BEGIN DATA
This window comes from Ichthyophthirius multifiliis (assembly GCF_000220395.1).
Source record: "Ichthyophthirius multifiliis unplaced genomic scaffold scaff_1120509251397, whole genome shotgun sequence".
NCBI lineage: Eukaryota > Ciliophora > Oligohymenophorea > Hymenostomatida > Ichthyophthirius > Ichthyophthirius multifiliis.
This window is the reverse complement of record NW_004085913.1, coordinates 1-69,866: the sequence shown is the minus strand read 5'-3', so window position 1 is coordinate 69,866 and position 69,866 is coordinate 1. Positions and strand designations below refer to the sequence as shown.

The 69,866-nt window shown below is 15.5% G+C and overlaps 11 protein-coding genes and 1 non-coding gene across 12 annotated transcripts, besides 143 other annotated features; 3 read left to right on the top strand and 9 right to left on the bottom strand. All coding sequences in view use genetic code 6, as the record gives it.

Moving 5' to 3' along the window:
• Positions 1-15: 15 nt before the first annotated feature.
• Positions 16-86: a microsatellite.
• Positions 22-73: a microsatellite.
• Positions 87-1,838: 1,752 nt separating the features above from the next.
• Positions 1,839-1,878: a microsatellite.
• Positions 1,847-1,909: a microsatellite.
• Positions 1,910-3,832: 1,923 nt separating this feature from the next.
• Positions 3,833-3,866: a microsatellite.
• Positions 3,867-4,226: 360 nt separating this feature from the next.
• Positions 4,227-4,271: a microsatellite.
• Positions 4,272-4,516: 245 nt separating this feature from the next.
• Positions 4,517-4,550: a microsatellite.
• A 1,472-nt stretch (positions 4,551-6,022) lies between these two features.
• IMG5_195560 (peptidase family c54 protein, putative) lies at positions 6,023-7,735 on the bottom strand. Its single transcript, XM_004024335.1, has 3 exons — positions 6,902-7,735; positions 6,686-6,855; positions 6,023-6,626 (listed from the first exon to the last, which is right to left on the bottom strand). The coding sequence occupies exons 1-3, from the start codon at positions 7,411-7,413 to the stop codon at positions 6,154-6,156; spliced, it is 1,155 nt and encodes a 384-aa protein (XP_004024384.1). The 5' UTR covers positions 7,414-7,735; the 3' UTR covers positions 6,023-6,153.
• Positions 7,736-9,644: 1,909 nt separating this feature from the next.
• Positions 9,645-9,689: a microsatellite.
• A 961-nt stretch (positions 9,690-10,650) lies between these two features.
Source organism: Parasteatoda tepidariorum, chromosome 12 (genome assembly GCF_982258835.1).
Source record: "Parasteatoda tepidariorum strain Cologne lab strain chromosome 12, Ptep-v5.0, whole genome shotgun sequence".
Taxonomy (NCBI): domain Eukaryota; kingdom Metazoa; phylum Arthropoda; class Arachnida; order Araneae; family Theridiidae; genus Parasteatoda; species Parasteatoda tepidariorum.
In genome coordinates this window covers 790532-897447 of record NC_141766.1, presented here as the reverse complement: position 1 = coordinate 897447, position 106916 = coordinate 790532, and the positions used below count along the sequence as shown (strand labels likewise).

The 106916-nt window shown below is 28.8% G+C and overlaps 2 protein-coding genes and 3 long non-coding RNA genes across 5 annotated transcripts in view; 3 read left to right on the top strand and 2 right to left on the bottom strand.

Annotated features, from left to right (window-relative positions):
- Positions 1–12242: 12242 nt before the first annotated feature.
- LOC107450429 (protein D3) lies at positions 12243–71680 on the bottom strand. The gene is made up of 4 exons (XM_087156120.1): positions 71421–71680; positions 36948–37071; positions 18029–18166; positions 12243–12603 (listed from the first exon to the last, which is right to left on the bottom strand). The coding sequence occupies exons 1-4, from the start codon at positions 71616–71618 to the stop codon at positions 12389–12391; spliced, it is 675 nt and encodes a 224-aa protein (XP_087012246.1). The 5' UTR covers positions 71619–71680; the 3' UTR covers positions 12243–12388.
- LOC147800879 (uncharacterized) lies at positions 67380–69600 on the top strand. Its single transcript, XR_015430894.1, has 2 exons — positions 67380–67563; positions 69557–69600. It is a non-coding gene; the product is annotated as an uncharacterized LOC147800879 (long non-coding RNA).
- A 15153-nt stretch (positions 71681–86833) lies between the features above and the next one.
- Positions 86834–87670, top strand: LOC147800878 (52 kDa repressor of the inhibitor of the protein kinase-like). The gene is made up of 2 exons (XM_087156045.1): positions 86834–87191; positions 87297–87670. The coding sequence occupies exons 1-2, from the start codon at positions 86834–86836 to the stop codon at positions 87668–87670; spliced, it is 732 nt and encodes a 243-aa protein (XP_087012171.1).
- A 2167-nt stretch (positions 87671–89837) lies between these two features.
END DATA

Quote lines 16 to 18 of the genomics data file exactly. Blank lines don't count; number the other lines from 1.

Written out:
• Positions 4,227-4,271: a microsatellite.
• Positions 4,272-4,516: 245 nt separating this feature from the next.
• Positions 4,517-4,550: a microsatellite.